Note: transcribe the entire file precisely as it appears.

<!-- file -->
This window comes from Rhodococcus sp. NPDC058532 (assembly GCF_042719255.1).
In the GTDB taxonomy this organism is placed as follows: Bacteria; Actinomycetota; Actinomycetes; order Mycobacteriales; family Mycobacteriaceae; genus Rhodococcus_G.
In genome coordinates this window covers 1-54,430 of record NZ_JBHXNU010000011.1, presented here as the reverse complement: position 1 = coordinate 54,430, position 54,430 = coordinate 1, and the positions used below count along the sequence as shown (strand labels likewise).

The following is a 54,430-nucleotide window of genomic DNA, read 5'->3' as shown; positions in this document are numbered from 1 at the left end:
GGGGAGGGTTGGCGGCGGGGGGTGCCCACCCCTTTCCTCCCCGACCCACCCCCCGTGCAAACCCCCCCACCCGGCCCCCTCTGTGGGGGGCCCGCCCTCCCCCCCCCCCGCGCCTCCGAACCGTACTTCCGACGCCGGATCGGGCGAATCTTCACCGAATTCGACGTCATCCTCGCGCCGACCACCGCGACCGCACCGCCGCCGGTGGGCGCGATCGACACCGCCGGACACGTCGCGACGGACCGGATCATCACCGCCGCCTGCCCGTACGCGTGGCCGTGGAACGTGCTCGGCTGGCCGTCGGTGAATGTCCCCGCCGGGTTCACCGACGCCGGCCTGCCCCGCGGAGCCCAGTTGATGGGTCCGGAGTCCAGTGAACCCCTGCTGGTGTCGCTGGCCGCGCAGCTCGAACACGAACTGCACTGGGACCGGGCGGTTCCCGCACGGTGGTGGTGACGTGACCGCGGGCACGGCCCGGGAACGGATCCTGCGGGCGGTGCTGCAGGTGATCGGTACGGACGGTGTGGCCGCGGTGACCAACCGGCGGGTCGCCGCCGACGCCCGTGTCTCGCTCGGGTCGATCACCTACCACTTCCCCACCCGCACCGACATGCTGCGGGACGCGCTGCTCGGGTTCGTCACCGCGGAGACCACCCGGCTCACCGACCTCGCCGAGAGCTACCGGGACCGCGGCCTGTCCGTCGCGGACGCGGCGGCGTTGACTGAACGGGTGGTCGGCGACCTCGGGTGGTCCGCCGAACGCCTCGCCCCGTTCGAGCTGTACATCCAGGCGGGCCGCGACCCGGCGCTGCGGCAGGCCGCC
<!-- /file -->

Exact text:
This window comes from Rhodococcus sp. NPDC058532 (assembly GCF_042719255.1).
In the GTDB taxonomy this organism is placed as follows: Bacteria; Actinomycetota; Actinomycetes; order Mycobacteriales; family Mycobacteriaceae; genus Rhodococcus_G.
In genome coordinates this window covers 1-54,430 of record NZ_JBHXNU010000011.1, presented here as the reverse complement: position 1 = coordinate 54,430, position 54,430 = coordinate 1, and the positions used below count along the sequence as shown (strand labels likewise).

The following is a 54,430-nucleotide window of genomic DNA, read 5'->3' as shown; positions in this document are numbered from 1 at the left end:
GGGGAGGGTTGGCGGCGGGGGGTGCCCACCCCTTTCCTCCCCGACCCACCCCCCGTGCAAACCCCCCCACCCGGCCCCCTCTGTGGGGGGCCCGCCCTCCCCCCCCCCCGCGCCTCCGAACCGTACTTCCGACGCCGGATCGGGCGAATCTTCACCGAATTCGACGTCATCCTCGCGCCGACCACCGCGACCGCACCGCCGCCGGTGGGCGCGATCGACACCGCCGGACACGTCGCGACGGACCGGATCATCACCGCCGCCTGCCCGTACGCGTGGCCGTGGAACGTGCTCGGCTGGCCGTCGGTGAATGTCCCCGCCGGGTTCACCGACGCCGGCCTGCCCCGCGGAGCCCAGTTGATGGGTCCGGAGTCCAGTGAACCCCTGCTGGTGTCGCTGGCCGCGCAGCTCGAACACGAACTGCACTGGGACCGGGCGGTTCCCGCACGGTGGTGGTGACGTGACCGCGGGCACGGCCCGGGAACGGATCCTGCGGGCGGTGCTGCAGGTGATCGGTACGGACGGTGTGGCCGCGGTGACCAACCGGCGGGTCGCCGCCGACGCCCGTGTCTCGCTCGGGTCGATCACCTACCACTTCCCCACCCGCACCGACATGCTGCGGGACGCGCTGCTCGGGTTCGTCACCGCGGAGACCACCCGGCTCACCGACCTCGCCGAGAGCTACCGGGACCGCGGCCTGTCCGTCGCGGACGCGGCGGCGTTGACTGAACGGGTGGTCGGCGACCTCGGGTGGTCCGCCGAACGCCTCGCCCCGTTCGAGCTGTACATCCAGGCGGGCCGCGACCCGGCGCTGCGGCAGGCCGCC